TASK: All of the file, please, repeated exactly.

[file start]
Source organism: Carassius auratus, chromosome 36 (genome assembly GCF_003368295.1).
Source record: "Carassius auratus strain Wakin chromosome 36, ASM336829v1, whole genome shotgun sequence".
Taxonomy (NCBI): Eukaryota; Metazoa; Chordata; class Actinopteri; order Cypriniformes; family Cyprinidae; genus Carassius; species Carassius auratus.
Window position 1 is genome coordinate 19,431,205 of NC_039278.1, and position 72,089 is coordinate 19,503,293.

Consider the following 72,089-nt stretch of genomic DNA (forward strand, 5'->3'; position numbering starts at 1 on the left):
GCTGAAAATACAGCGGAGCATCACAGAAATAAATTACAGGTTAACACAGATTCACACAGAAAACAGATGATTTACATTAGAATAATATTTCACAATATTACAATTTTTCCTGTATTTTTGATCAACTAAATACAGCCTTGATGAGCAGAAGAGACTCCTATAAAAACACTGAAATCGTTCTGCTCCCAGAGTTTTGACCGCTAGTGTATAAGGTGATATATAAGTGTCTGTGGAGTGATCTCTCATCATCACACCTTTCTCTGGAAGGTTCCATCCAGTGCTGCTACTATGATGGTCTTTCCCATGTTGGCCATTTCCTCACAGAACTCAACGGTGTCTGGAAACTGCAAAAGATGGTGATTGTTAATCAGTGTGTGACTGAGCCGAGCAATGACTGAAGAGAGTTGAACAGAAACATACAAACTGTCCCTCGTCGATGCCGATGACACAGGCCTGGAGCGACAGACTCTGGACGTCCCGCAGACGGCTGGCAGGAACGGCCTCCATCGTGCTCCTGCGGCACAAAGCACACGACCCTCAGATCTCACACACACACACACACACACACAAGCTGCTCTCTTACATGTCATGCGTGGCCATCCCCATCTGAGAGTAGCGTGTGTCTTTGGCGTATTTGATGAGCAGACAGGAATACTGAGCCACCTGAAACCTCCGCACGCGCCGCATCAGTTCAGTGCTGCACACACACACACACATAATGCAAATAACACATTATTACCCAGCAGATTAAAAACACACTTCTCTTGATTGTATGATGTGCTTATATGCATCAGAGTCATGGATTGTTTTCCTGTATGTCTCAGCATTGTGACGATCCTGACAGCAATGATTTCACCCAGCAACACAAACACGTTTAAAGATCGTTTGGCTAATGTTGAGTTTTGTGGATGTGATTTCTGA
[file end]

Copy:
Source organism: Carassius auratus, chromosome 36 (genome assembly GCF_003368295.1).
Source record: "Carassius auratus strain Wakin chromosome 36, ASM336829v1, whole genome shotgun sequence".
Taxonomy (NCBI): Eukaryota; Metazoa; Chordata; class Actinopteri; order Cypriniformes; family Cyprinidae; genus Carassius; species Carassius auratus.
Window position 1 is genome coordinate 19,431,205 of NC_039278.1, and position 72,089 is coordinate 19,503,293.

Consider the following 72,089-nt stretch of genomic DNA (forward strand, 5'->3'; position numbering starts at 1 on the left):
GCTGAAAATACAGCGGAGCATCACAGAAATAAATTACAGGTTAACACAGATTCACACAGAAAACAGATGATTTACATTAGAATAATATTTCACAATATTACAATTTTTCCTGTATTTTTGATCAACTAAATACAGCCTTGATGAGCAGAAGAGACTCCTATAAAAACACTGAAATCGTTCTGCTCCCAGAGTTTTGACCGCTAGTGTATAAGGTGATATATAAGTGTCTGTGGAGTGATCTCTCATCATCACACCTTTCTCTGGAAGGTTCCATCCAGTGCTGCTACTATGATGGTCTTTCCCATGTTGGCCATTTCCTCACAGAACTCAACGGTGTCTGGAAACTGCAAAAGATGGTGATTGTTAATCAGTGTGTGACTGAGCCGAGCAATGACTGAAGAGAGTTGAACAGAAACATACAAACTGTCCCTCGTCGATGCCGATGACACAGGCCTGGAGCGACAGACTCTGGACGTCCCGCAGACGGCTGGCAGGAACGGCCTCCATCGTGCTCCTGCGGCACAAAGCACACGACCCTCAGATCTCACACACACACACACACACACACAAGCTGCTCTCTTACATGTCATGCGTGGCCATCCCCATCTGAGAGTAGCGTGTGTCTTTGGCGTATTTGATGAGCAGACAGGAATACTGAGCCACCTGAAACCTCCGCACGCGCCGCATCAGTTCAGTGCTGCACACACACACACACATAATGCAAATAACACATTATTACCCAGCAGATTAAAAACACACTTCTCTTGATTGTATGATGTGCTTATATGCATCAGAGTCATGGATTGTTTTCCTGTATGTCTCAGCATTGTGACGATCCTGACAGCAATGATTTCACCCAGCAACACAAACACGTTTAAAGATCGTTTGGCTAATGTTGAGTTTTGTGGATGTGATTTCTGA